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Old 01-06-2011, 05:03 PM   #21 (permalink)
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Bearing losses are considered by SAE to be so slight, they aren't included in drag calcs. That said, I like the idea of minimizing them. I aim to try this on my bicycle some day.

I've not attempted a coast-down or anything further than spinning the wheels when the car is jacked up. I will say that the oiled wheel spins much longer than the greased one on the other side in that- ahem- "test".

I don't think it would show up on any gaslog. The resolution isn't fine enough. But it makes me feel good so perhaps there's a placebo effect...

Some semi-trailers are equipped with bearing oilers. From what I've read, reliability and longevity are improved. I wouldn't worry a bit about reliability unless for some reason the oil all leaks out.

Here in the land of -40 deg F, I like to think the bearings are happier when cold with oil.

All I did was mod the grease cap; I cut a 1" hole in it and installed a plastic CaPlug for filling and level checking. Everything else is as it was.

Oil is probably messier than grease. I say "probably" because since I installed the mod 9 years ago, I've not had it apart. Haven't even checked the oil level. The most I've done is give the wheel a spin if I have the car up on jacks, and feel the hub after a trip to see if it's hot, if I think of it.

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Old 01-10-2011, 03:05 PM   #22 (permalink)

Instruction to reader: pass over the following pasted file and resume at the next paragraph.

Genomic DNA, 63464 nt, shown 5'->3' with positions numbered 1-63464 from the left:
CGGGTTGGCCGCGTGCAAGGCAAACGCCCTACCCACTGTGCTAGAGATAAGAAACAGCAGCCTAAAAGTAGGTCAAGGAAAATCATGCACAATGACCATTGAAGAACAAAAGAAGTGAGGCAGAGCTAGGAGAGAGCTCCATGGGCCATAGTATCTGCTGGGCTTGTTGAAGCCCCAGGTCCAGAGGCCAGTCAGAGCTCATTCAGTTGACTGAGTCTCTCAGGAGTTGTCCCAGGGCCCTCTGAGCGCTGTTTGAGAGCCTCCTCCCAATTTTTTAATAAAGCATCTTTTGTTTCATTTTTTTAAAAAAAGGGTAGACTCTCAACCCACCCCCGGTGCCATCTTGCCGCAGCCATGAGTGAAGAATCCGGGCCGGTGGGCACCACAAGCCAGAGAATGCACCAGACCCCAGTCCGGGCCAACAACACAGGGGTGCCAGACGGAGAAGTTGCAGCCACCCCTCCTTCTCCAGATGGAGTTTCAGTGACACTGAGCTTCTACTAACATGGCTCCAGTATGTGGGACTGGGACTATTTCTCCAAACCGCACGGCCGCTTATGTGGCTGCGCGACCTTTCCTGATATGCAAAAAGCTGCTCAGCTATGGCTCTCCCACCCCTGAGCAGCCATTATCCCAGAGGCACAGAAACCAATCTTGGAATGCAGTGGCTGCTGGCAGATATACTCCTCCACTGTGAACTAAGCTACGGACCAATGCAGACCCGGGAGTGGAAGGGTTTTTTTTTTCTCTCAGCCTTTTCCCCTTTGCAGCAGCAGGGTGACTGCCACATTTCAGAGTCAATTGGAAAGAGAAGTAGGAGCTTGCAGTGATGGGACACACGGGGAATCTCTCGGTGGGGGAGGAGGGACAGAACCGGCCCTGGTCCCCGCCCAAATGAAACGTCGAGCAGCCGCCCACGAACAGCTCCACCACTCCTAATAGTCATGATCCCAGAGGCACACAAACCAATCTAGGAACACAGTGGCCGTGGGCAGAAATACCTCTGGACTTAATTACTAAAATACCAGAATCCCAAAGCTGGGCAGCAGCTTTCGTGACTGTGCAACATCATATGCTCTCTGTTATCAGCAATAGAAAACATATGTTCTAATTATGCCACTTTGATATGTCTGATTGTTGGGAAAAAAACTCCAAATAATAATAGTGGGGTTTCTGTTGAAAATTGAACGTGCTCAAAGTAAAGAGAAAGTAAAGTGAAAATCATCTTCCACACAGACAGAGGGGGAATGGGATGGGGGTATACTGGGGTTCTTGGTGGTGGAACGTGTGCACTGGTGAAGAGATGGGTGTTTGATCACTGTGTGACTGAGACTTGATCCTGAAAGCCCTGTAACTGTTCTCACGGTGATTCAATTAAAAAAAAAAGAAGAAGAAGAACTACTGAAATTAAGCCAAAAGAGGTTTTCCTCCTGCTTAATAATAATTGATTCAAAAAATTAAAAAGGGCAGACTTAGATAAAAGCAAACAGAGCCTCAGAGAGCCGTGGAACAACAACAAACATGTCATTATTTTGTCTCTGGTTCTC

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I"m going to be replacing a wheel bearing soon, figured it was a good time to try some new grease (on the '94 F150). Any recommendations for anything better than the o'reilly house brand?
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Old 01-12-2011, 08:13 AM   #23 (permalink)
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Quote:
Originally Posted by Bror Jace View Post
tasdrouille, given your location (Great White North) and driving habits (modest trips) I'm 99% sure you'd be fine with the slightly thinner wheel bearing grease ... even if it doesn't mention automotive applications.

I'm a charter member of BITOG and have dealt with lubrication topics for nearly a decade. The thinner stuff should be fine. If you are repacking these yourself, I would monitor them every couple months and look for signs of leaking. If the grease stays in place, I'd clean and inspect them in 25,000-35,000 miles just to be sure everything’s doing OK.

Just remember lithium is a soap and lithium-based greases WILL foam-up and wash out if allowed to come into contact with water spray. So, sealing is critical and even a minor leak will allow moisture into the bearing and degrade the grease quickly.

Remember, grease is a lubricant mixed with a hard soap/paste to try to keep the lubricant in place. If you are able to keep lubes (such as gear oil) in place without resorting to drag, you are better off (regarding rolling resistance) without the solid compounds. Using Google quickly, I was unable to find one of these systems as an example.